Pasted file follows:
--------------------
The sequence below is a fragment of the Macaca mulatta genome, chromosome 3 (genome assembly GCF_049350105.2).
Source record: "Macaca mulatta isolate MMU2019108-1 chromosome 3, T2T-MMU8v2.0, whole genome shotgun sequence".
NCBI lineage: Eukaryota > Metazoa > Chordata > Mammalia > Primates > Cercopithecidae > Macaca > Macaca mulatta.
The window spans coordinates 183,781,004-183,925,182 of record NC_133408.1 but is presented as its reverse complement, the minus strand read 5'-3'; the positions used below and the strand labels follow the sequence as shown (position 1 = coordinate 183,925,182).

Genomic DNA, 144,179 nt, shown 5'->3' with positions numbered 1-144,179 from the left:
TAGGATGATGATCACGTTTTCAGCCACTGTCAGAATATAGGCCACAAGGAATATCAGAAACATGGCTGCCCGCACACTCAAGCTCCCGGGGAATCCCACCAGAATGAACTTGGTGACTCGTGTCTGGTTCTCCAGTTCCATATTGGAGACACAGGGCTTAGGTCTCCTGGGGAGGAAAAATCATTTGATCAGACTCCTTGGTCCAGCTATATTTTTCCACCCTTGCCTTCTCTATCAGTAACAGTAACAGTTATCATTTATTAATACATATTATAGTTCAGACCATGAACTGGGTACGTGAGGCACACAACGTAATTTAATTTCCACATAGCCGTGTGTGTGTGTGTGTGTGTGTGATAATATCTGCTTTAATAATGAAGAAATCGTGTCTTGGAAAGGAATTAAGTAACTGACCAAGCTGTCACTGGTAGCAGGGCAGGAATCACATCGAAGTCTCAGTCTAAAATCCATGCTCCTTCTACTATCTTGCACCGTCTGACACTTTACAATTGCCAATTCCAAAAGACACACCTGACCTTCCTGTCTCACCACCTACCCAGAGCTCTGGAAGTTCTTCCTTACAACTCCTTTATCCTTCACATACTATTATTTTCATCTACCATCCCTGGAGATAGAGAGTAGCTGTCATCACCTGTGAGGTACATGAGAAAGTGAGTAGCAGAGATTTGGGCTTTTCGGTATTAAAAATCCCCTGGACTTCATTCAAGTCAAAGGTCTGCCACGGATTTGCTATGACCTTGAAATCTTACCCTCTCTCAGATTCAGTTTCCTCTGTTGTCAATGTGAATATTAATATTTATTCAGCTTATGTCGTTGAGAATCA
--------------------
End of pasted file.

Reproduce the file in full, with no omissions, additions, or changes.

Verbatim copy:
The sequence below is a fragment of the Macaca mulatta genome, chromosome 3 (genome assembly GCF_049350105.2).
Source record: "Macaca mulatta isolate MMU2019108-1 chromosome 3, T2T-MMU8v2.0, whole genome shotgun sequence".
NCBI lineage: Eukaryota > Metazoa > Chordata > Mammalia > Primates > Cercopithecidae > Macaca > Macaca mulatta.
The window spans coordinates 183,781,004-183,925,182 of record NC_133408.1 but is presented as its reverse complement, the minus strand read 5'-3'; the positions used below and the strand labels follow the sequence as shown (position 1 = coordinate 183,925,182).

Genomic DNA, 144,179 nt, shown 5'->3' with positions numbered 1-144,179 from the left:
TAGGATGATGATCACGTTTTCAGCCACTGTCAGAATATAGGCCACAAGGAATATCAGAAACATGGCTGCCCGCACACTCAAGCTCCCGGGGAATCCCACCAGAATGAACTTGGTGACTCGTGTCTGGTTCTCCAGTTCCATATTGGAGACACAGGGCTTAGGTCTCCTGGGGAGGAAAAATCATTTGATCAGACTCCTTGGTCCAGCTATATTTTTCCACCCTTGCCTTCTCTATCAGTAACAGTAACAGTTATCATTTATTAATACATATTATAGTTCAGACCATGAACTGGGTACGTGAGGCACACAACGTAATTTAATTTCCACATAGCCGTGTGTGTGTGTGTGTGTGTGTGATAATATCTGCTTTAATAATGAAGAAATCGTGTCTTGGAAAGGAATTAAGTAACTGACCAAGCTGTCACTGGTAGCAGGGCAGGAATCACATCGAAGTCTCAGTCTAAAATCCATGCTCCTTCTACTATCTTGCACCGTCTGACACTTTACAATTGCCAATTCCAAAAGACACACCTGACCTTCCTGTCTCACCACCTACCCAGAGCTCTGGAAGTTCTTCCTTACAACTCCTTTATCCTTCACATACTATTATTTTCATCTACCATCCCTGGAGATAGAGAGTAGCTGTCATCACCTGTGAGGTACATGAGAAAGTGAGTAGCAGAGATTTGGGCTTTTCGGTATTAAAAATCCCCTGGACTTCATTCAAGTCAAAGGTCTGCCACGGATTTGCTATGACCTTGAAATCTTACCCTCTCTCAGATTCAGTTTCCTCTGTTGTCAATGTGAATATTAATATTTATTCAGCTTATGTCGTTGAGAATCA